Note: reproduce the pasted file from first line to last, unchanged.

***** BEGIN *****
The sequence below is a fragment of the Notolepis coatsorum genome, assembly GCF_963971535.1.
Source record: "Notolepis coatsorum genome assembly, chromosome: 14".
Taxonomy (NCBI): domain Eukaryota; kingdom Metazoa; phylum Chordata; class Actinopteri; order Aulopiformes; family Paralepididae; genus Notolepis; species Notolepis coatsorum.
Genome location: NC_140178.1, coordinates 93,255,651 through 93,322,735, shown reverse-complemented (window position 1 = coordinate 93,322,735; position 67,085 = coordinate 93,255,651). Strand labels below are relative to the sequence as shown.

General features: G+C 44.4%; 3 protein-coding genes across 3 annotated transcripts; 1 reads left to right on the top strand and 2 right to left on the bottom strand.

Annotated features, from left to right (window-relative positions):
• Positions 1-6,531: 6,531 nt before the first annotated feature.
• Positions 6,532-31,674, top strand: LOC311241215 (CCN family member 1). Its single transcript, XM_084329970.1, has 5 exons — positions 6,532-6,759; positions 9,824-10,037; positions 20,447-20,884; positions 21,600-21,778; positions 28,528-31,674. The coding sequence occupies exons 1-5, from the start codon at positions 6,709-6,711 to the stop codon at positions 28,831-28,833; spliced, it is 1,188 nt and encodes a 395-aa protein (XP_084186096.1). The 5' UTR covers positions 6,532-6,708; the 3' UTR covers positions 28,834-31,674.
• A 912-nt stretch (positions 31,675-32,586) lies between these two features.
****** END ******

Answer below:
The sequence below is a fragment of the Notolepis coatsorum genome, assembly GCF_963971535.1.
Source record: "Notolepis coatsorum genome assembly, chromosome: 14".
Taxonomy (NCBI): domain Eukaryota; kingdom Metazoa; phylum Chordata; class Actinopteri; order Aulopiformes; family Paralepididae; genus Notolepis; species Notolepis coatsorum.
Genome location: NC_140178.1, coordinates 93,255,651 through 93,322,735, shown reverse-complemented (window position 1 = coordinate 93,322,735; position 67,085 = coordinate 93,255,651). Strand labels below are relative to the sequence as shown.

General features: G+C 44.4%; 3 protein-coding genes across 3 annotated transcripts; 1 reads left to right on the top strand and 2 right to left on the bottom strand.

Annotated features, from left to right (window-relative positions):
• Positions 1-6,531: 6,531 nt before the first annotated feature.
• Positions 6,532-31,674, top strand: LOC311241215 (CCN family member 1). Its single transcript, XM_084329970.1, has 5 exons — positions 6,532-6,759; positions 9,824-10,037; positions 20,447-20,884; positions 21,600-21,778; positions 28,528-31,674. The coding sequence occupies exons 1-5, from the start codon at positions 6,709-6,711 to the stop codon at positions 28,831-28,833; spliced, it is 1,188 nt and encodes a 395-aa protein (XP_084186096.1). The 5' UTR covers positions 6,532-6,708; the 3' UTR covers positions 28,834-31,674.
• A 912-nt stretch (positions 31,675-32,586) lies between these two features.